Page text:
It is the position of the National Association of School Nurses that the registered professional school nurse (hereinafter referred to as school nurse) is the only school staff member who has the skills, knowledge base, and statutory authority to fully meet the healthcare needs of students with diabetes in the school setting. Diabetes management in children and adolescents requires complex daily management skills (American Association of Diabetes Educators [AADE], 2008) and health services must be provided to students with diabetes to ensure their safety in the school setting and to meet requirements of federal laws.
For children and youth younger than 20 years, diabetes is on the rise with an estimated 215,000 children and adolescents with type 1 or type 2, or approximately 0.26% of this age group. Annually, from 2002 to 2005 -- 15,600 youth were newly diagnosed with type 1 diabetes and 3,600 youth were newly diagnosed with type 2 diabetes (Centers for Disease Control and Prevention [CDC], 2011).
Advancing diabetes technology and management have changed the way students manage their diabetes at school. Children are monitoring their blood glucose levels several times a day, calculating carbohydrate content of meals, and dosing insulin via syringe, pen and pump to achieve a blood glucose within a target range (Bobo, Kaup, McCarty & Carlson, 2011). These intensive resources and consistent evidenced-based efforts will achieve the long- term health benefits of optimal diabetes control according to the landmark study from the Diabetes Control and Complications Trial Research Group (DCCT, 1996).
DESCRIPTION OF ISSUE
Each student with diabetes is unique in his or her disease process, developmental and intellectual abilities and levels of assistance required for disease management. The goals of the Diabetes Medical Management Plan (DMMP) and Individual Health Plan (IHP) are to promote normal or near normal blood glucose with minimal episodes of hypoglycemia or hyperglycemia, normal growth and development, positive mental health, and academic success (Kaufman, 2009).
The school nurse develops the IHP from the DMMP (medical orders) by collaborating with the child’s family, obtaining additional assessment findings, and outlining the diabetes management strategies and personnel needed to meet the student’s health goals in school (NDEP, 2010). The IHP identifies the student’s daily needs and management strategies for that student while in the school setting. The school nurse also coordinates the development and staff education of the Emergency Care Plan (ECP) which directs the actions to be taken by school personnel for symptoms of hypoglycemia and hyperglycemia.
Throughout childhood and adolescence, the student with diabetes is continuously moving through transitions toward more independence and self-management (Silverstein et al., 2005). They will require various levels of supervision or assistance to perform diabetes care tasks in school. Students who lack diabetes management experience or cognitive and developmental skills must have assistance with their diabetes management during the school day as determined by the nursing assessment and as outlined in the IHP.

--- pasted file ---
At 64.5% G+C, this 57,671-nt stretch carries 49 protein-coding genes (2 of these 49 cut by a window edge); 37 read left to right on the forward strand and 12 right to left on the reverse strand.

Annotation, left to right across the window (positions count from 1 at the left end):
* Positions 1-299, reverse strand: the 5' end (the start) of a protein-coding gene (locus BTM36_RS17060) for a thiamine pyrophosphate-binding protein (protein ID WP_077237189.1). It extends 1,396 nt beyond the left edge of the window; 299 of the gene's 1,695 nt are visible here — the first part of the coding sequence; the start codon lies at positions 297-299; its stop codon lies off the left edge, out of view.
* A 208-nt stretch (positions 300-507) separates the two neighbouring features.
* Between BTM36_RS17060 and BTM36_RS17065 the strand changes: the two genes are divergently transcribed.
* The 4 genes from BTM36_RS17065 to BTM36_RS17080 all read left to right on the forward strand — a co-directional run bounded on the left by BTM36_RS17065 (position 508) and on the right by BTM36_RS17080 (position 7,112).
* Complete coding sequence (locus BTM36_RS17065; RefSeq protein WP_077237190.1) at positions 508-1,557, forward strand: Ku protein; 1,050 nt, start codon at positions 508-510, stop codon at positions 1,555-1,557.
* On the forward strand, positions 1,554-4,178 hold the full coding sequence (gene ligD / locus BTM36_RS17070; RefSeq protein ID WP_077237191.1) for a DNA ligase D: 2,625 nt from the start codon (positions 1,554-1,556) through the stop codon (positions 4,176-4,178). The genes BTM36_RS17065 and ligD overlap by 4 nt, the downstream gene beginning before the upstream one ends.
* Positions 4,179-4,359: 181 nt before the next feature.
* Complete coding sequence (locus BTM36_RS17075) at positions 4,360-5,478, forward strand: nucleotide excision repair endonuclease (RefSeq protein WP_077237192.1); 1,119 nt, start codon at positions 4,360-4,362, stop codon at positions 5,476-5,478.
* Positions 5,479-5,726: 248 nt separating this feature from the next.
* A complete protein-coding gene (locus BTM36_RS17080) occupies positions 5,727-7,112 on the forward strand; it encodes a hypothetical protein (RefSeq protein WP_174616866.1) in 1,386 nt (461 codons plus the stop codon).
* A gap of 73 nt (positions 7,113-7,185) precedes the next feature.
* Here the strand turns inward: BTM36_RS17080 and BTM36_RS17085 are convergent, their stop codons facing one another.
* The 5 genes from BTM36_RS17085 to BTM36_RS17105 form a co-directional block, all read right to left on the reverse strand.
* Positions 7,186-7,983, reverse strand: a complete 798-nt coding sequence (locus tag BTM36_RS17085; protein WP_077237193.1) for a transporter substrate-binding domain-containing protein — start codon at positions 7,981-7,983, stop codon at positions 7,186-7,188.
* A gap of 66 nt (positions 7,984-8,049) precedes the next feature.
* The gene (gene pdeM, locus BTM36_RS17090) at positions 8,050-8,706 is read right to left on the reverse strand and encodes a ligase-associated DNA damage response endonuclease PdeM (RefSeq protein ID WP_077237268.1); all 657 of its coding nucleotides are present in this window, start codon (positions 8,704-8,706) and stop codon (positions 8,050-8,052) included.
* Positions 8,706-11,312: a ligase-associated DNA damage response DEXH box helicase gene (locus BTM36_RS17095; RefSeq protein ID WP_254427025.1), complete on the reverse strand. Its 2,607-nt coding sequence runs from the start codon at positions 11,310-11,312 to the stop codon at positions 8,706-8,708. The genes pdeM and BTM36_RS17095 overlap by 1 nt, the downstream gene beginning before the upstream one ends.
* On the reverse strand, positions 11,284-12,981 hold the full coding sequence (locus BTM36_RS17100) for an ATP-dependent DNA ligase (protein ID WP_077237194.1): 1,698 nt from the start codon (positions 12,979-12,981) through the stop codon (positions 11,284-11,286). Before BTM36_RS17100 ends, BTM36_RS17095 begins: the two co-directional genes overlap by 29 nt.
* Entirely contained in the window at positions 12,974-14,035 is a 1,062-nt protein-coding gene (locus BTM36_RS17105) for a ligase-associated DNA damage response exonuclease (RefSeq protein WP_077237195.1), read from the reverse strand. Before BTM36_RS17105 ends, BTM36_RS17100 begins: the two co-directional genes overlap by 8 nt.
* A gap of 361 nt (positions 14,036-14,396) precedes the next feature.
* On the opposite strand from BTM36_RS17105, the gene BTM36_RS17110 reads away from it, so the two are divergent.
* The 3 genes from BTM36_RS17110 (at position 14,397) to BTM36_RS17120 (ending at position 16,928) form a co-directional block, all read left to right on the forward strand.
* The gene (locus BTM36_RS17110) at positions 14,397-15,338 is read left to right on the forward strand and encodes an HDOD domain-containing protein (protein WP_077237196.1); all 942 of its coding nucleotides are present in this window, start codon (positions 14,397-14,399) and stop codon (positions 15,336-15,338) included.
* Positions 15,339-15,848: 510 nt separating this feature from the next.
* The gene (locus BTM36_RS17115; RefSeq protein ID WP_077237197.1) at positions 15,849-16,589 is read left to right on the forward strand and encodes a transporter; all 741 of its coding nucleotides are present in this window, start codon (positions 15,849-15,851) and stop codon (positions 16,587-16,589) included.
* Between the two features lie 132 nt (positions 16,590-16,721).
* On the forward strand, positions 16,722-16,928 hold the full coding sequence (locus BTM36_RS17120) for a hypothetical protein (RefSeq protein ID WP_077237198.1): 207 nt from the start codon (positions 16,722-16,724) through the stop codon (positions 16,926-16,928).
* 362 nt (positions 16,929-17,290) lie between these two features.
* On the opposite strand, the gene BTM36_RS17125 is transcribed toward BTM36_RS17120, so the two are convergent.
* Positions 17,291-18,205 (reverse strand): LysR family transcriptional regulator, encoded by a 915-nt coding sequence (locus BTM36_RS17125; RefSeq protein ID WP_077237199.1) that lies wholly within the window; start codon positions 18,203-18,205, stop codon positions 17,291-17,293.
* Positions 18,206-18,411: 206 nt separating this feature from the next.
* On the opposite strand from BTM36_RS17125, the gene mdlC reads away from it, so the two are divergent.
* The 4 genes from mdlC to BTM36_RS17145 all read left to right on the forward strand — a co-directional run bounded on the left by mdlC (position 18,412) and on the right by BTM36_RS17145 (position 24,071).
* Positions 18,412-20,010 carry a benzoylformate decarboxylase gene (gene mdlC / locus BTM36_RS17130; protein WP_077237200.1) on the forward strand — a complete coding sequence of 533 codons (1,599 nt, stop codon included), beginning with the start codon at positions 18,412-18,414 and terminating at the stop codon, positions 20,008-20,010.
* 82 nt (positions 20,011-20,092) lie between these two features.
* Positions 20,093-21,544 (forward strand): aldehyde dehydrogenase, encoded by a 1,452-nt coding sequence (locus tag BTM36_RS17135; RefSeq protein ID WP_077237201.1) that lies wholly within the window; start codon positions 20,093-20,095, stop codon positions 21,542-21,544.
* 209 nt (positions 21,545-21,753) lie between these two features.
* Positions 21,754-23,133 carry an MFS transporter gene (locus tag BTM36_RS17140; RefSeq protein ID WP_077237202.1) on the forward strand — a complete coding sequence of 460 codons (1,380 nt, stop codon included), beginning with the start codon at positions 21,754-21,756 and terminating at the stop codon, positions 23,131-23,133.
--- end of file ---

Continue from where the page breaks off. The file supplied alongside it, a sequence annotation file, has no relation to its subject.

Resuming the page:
Hypoglycemia (low blood glucose) is the greatest immediate danger to the student with diabetes. During hypoglycemic incidents, the student may not be able to self-manage due to impaired cognitive and motor function. A student experiencing hypoglycemia should never be left alone or sent anywhere alone. Communication systems and trained school staff should be in place to assist the student. Treatment for hypoglycemia should be readily available in the classroom and administered immediately (American Diabetes Association [ADA], 2011).
Hyperglycemia (high blood glucose) can develop over several hours or days, and untreated can lead to the life-threatening condition, diabetic ketoacidosis (DKA). For students using insulin infusion pumps, lack of insulin may rapidly lead to DKA (ADA, 2011). The school nurse may utilize one or more of the model National Diabetes Education Program’s (NDEP) three levels of staff training, to facilitate prompt, safe and appropriate care for students with diabetes (NDEP, 2010).
Students with disabilities, which include students with diabetes, must be given an equal opportunity to participate in academic, nonacademic, and extracurricular activities. Section 504 of the Rehabilitation Act of 1973 and the Americans with Disabilities Act of 1990 prohibit recipients of federal financial assistance from discriminating against people on the basis of disability (NDEP, 2010). These laws are enforced for schools, by the Office for Civil Rights (OCR) in the U.S. Department of Education. Schools are required to identify all students with disabilities and to provide them with a free appropriate public education (FAPE) (NDEP, 2010).
Changes in science and technology related to diabetes management require the school nurse to maintain current knowledge and skills to fully implement a student’s DMMP in the school setting (NDEP, 2010; ADA, 2011).